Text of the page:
What it all boils down to in a brief statement is this: Poor people should not be fat. Get it?

And MG gets it, Barry is far left and far right.

Roland Hulme said...

For me, the election is simple. John McCain is a great man and had some of (his own) great policies.

However, in embracing the far right, he'd embraced the entity that has led us in the wrong direction for the last eight years.

America is embroiled in a messy war overseas, buried in the greatest economic crisis since the depression, despised and mocked overseas, even more of a target for terrorism than before 9/11 and if the reason we've not been attacked again is thanks to anything, it's to bills that have removed our constitutional rights and freedoms and spat on everything the Declaration of Independence stood for.

Obama isn't a saint, or a messiah, or even the best of the two candidates on offer. However, he represents the best of the two PARTIES on offer. Because whether you lean too far to the right or too far to the left, the same thing happens. The system collapses.

Republicans fear socialism. Rational people fear the extreme form of unregulated wage-slavery that is the opposite of that.

I will support Obama because I want the freedom to make my own way in life and be independent. The Republicans currently offer MORE restrictive social policies and continued economic policies that will basically turn us all into 'sharecroppers' for foriegn corporations who own the lion's share of an America the Republican government has backrupted.

At my son's baptism, this weekend, this question KEPT popping up in my head:

"Will you strive for justice and peace among all people, and respect the dignity of every human being?"

That's not just a Christian philosophy. That's a humanist philosophy. An AMERICAN philosophy (even though it's from the Anglican book of common prayer.)

I honestly don't think the current Republican party represents justice (Patriot Act, Gitmo bay) it CERTAINLY doesn't represent peace (war in Iraq, bombing raids in so-called friendly countries like Pakistan) and all they've done over the course of the last eight years is stomp on human dignity.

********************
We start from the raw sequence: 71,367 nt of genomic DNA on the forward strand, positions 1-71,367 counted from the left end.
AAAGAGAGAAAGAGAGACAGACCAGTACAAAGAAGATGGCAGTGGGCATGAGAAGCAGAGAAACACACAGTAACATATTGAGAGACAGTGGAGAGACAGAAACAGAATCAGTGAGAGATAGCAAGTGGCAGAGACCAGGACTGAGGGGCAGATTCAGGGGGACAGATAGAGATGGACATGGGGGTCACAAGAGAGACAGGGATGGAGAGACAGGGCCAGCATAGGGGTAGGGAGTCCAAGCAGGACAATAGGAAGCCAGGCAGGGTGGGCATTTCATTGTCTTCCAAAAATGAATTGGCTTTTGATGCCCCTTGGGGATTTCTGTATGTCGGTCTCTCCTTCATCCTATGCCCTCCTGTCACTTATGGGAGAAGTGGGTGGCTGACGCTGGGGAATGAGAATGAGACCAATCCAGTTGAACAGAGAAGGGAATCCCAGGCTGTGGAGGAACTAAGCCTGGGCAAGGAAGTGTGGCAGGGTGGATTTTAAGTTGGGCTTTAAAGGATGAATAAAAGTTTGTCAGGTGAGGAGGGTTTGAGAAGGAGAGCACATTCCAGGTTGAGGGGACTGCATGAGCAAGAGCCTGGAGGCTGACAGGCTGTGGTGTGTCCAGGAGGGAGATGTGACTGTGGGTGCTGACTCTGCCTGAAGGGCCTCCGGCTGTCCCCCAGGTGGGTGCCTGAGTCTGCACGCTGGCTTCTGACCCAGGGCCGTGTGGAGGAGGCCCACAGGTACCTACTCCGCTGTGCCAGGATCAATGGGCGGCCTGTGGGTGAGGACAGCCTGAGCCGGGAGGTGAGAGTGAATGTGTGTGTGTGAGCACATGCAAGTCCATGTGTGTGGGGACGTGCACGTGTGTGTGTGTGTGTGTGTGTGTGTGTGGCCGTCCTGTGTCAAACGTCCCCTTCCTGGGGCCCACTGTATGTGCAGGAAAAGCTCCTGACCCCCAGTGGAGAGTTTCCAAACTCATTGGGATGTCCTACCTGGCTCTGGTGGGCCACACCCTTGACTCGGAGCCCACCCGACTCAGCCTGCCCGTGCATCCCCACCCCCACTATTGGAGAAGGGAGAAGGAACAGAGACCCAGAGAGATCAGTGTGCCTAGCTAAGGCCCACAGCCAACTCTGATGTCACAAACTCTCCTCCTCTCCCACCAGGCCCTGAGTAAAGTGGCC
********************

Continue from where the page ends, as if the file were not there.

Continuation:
I'm sick of it. I'm sick of the 'screw everybody else, I'm the only one that matters' philosophy. I'm sick of the stupidity of giving tax breaks to the ridiculously wealthy in the belief that it'll 'create jobs' or 'trickle down.' I'm sick of the social conservatives pretending to believe in the constitution and then censoring us and forcing their beliefs on us to change America into 'their vision' of what is moral.

I just want to be left alone, to earn my own living, to have the security to buy a house and own a car and not have to worry about whether I can pay the bills EVERY week.

It USED to be that such a philosophy was embraced by the Republicans and if you read my blog, you'll see I fully supported McCain when he started his campaign because I believed he stood for change.

But he doesn't any more. The Republican party is a pathetic shell of what it once was and what it claims to represent.

I support Obama because I want to drag America back to being the land of the free, where everybody has an equal shot but NOT at the expense of those we tread underfoot.

I want justice, peace and human dignity and currently, only Obama can offer that.

I hope America makes the right choice tomorrow.

Two Dogs said...

Just to clear one misconception up in your comment, Roland. Republicans do not fear socialism, they know exactly what it does because they understand history.

BLBeamer said...

I apologize for the length of this post. Even if you end up disagreeing with my choice, I hope you will see that I took my franchise seriously.

I voted today. I agonized - genuinely - over my presidential vote. Up until 6:00 am this morning, abstention was under serious consideration. Both major candidates are - not to put too fine a point on it - less than ideal candidates. Both have some pluses and both have major negatives.

I had very little difficulty deciding for my state, local and Congressional races. I ended up voting for 4 Dems and 5 Repubs. One of the Repubs is a neighbor and I would have voted for him regardless of his party affiliation, so you can see I can't be accused of being overly partisan. I believe I voted for the person who will do the best job in their respective office, and I tried to take into consideration as much info as I could. I even consulted our three local daily newspapers to see how each candidate responded to the editorial boards.